It is noted that the distributed blocking protocol makes a best effort to provide connection to and from the end-stations 24 at all times. In some cases such a connection may not be possible, and external intervening is required. Preferably, when a fault is detected in one or more of the elements of network 20 an alert is sent to a human system manager, in addition to the blocking and activating of ports of bridging-devices 22.

FIG. 2 is a schematic illustration of a portion of network 20 on which a single instance of the blocking protocol is run, in accordance with a preferred embodiment of the present invention. For clarity, the following description relates to end-station 24A and to bridging-devices 22A and 22B to which end-station 24A is connected. It is noted that the same bridging-devices 22A and 22B may run for others of their ports (which are connected to other end-stations 24), the same blocking protocol and/or other blocking protocols, including other distributed protocols.

Bridging-devices 22A and 22B periodically transmit test messages through their respective ports 32A and 32B, which ports lead to each other and to end-station 24A. In a preferred embodiment of the invention, the test messages are transmitted at equal time intervals at a rate of between about 2–50 messages each second. Preferably, at the same or a similar rate, end-station 24A also transmits test messages through its port 26.

In some preferred embodiments of the invention, the test messages of bridging-devices 22A and 22B, or separate messages, indicate whether the bridging-device transmitting the message has its port in a forwarding state. These messages are preferably used when communication with both bridging-devices 22A and 22B is operative, to determine which of the bridging-devices should activate its port 32.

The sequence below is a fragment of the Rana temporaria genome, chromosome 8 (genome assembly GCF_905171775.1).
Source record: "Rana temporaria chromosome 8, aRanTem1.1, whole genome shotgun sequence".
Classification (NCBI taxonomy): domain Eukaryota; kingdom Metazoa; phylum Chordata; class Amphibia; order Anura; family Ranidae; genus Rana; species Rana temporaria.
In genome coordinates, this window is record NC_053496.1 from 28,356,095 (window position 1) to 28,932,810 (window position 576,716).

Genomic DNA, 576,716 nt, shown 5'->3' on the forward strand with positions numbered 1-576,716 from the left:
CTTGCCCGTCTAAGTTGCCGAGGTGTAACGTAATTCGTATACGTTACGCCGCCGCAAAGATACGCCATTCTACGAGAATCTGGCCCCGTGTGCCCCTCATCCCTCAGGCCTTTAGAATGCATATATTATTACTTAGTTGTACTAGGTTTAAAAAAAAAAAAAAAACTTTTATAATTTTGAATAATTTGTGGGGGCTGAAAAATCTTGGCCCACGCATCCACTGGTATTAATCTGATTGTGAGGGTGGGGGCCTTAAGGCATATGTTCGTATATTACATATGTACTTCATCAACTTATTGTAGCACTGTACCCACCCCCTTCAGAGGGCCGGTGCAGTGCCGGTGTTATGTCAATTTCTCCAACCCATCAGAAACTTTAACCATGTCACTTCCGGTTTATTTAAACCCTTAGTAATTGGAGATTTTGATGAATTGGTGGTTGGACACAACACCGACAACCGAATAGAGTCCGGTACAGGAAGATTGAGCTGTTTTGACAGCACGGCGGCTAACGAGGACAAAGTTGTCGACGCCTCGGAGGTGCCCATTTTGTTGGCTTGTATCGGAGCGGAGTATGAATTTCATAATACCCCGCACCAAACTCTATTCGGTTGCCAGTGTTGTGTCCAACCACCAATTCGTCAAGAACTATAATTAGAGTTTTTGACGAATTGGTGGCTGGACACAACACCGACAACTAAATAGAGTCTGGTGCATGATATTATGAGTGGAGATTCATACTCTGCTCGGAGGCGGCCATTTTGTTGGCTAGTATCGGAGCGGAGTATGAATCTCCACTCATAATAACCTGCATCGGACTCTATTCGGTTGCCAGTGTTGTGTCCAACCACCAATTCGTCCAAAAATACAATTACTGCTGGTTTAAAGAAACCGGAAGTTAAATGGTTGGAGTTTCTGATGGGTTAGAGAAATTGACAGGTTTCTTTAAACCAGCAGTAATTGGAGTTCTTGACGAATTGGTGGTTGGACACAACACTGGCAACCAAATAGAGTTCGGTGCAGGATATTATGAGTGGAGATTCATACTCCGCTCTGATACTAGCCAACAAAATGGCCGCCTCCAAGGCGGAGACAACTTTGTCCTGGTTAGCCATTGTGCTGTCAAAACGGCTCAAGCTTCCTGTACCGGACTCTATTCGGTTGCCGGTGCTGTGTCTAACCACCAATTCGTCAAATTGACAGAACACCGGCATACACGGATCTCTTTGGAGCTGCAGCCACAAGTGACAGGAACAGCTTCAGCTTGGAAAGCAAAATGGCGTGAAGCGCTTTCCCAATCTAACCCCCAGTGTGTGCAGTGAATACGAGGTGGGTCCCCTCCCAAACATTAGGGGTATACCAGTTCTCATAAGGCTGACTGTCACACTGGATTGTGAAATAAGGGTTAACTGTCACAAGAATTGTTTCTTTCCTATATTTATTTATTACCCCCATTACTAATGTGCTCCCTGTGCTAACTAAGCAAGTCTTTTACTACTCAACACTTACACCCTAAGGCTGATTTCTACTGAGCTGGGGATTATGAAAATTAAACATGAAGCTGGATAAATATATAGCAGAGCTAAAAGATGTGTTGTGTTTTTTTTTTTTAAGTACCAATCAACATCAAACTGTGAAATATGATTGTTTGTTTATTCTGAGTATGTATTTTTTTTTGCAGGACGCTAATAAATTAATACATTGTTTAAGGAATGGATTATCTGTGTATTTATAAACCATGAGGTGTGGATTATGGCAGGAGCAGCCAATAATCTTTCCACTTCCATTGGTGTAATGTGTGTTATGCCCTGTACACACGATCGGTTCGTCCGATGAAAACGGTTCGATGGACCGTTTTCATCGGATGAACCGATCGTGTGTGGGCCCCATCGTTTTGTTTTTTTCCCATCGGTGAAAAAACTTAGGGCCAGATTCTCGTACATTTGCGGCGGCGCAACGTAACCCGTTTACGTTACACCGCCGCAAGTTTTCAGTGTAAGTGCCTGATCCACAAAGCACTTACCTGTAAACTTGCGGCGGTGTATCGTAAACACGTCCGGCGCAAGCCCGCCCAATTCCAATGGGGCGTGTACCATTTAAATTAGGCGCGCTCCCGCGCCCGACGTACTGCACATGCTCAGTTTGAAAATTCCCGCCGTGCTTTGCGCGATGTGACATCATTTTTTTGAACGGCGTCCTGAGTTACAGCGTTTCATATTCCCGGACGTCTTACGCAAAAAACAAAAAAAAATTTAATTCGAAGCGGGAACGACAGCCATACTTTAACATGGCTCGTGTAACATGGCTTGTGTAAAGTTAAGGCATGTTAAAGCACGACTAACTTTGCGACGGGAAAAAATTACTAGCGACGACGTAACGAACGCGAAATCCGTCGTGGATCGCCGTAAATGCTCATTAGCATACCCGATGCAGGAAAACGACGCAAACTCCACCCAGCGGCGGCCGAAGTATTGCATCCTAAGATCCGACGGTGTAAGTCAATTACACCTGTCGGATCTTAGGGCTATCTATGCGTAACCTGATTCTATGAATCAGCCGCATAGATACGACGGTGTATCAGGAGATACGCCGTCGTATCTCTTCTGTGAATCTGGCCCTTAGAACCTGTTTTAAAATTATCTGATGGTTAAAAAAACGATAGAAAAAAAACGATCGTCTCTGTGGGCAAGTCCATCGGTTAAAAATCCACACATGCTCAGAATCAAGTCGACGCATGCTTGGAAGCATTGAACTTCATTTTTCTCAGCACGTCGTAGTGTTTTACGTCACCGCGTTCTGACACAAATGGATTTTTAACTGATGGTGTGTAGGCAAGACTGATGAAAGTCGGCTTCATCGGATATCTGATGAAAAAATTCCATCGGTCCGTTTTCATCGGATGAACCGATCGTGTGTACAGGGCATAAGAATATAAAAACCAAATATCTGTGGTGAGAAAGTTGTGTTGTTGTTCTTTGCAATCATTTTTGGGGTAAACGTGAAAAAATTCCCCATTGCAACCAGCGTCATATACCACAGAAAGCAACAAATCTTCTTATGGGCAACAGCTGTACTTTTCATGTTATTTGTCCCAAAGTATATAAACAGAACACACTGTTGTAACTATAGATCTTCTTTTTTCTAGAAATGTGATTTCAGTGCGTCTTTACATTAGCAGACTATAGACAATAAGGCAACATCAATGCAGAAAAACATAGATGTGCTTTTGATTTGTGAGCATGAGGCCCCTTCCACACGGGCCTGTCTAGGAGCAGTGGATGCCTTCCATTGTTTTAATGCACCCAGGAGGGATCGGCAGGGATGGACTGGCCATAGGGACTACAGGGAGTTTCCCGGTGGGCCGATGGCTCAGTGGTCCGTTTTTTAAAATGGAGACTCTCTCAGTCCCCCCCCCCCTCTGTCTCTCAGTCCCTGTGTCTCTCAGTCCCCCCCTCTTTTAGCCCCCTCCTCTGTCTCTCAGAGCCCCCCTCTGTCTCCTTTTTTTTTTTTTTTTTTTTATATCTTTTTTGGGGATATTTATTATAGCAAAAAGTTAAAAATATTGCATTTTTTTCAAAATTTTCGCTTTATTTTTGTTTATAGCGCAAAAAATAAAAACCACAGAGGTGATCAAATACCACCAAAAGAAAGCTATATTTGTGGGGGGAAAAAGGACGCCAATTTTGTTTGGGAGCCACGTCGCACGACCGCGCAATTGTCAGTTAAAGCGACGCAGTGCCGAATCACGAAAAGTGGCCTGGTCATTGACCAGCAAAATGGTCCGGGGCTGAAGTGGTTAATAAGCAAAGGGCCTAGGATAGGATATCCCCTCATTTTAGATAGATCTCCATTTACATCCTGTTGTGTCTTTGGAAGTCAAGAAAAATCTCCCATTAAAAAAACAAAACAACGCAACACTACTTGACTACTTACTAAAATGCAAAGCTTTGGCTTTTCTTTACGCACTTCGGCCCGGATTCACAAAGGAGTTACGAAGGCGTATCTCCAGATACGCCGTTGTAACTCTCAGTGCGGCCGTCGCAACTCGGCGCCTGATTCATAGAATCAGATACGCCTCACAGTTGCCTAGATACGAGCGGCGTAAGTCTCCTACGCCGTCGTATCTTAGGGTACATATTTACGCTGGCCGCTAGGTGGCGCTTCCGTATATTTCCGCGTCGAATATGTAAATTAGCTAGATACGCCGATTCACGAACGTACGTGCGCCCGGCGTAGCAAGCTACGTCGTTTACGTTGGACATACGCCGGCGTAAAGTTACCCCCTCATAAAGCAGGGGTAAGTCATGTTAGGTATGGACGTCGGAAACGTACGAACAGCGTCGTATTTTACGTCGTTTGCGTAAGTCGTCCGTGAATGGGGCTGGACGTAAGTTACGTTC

FIG. 3 is a simplified flowchart of the actions performed by bridging-devices 22A and 22B in performing a port blocking method, in accordance with a preferred embodiment of the present invention. The flowchart of FIG. 3 ignores a few timing issues for the simplicity of the explanation. These issues are explained in detail further hereinbelow with reference to FIG. 4. The bridging-device preferably constantly keeps track of the test messages it receives through its port 32. Periodically, for example between about 2–20 times a second, preferably every tenth of a second, the bridging-device checks whether (40) it received a sufficient number of the test messages from end-station 24A which were (or should have been) recently sent. If it did not receive the sufficient number of test messages from end-station 24A, the bridging-device moves to a blocking state (42) as it is not suitable for sustaining communication between network 20 and end-station 24A. If the bridging-device did receive the sufficient number of test messages from end-station 24A, the bridging-device checks (44) whether it received a sufficient number of the test messages from the other bridging-device. If the sufficient number of test messages were not received, it is concluded that the other bridging-device is inoperative and therefore the bridging-device moves its port to a forwarding state (46).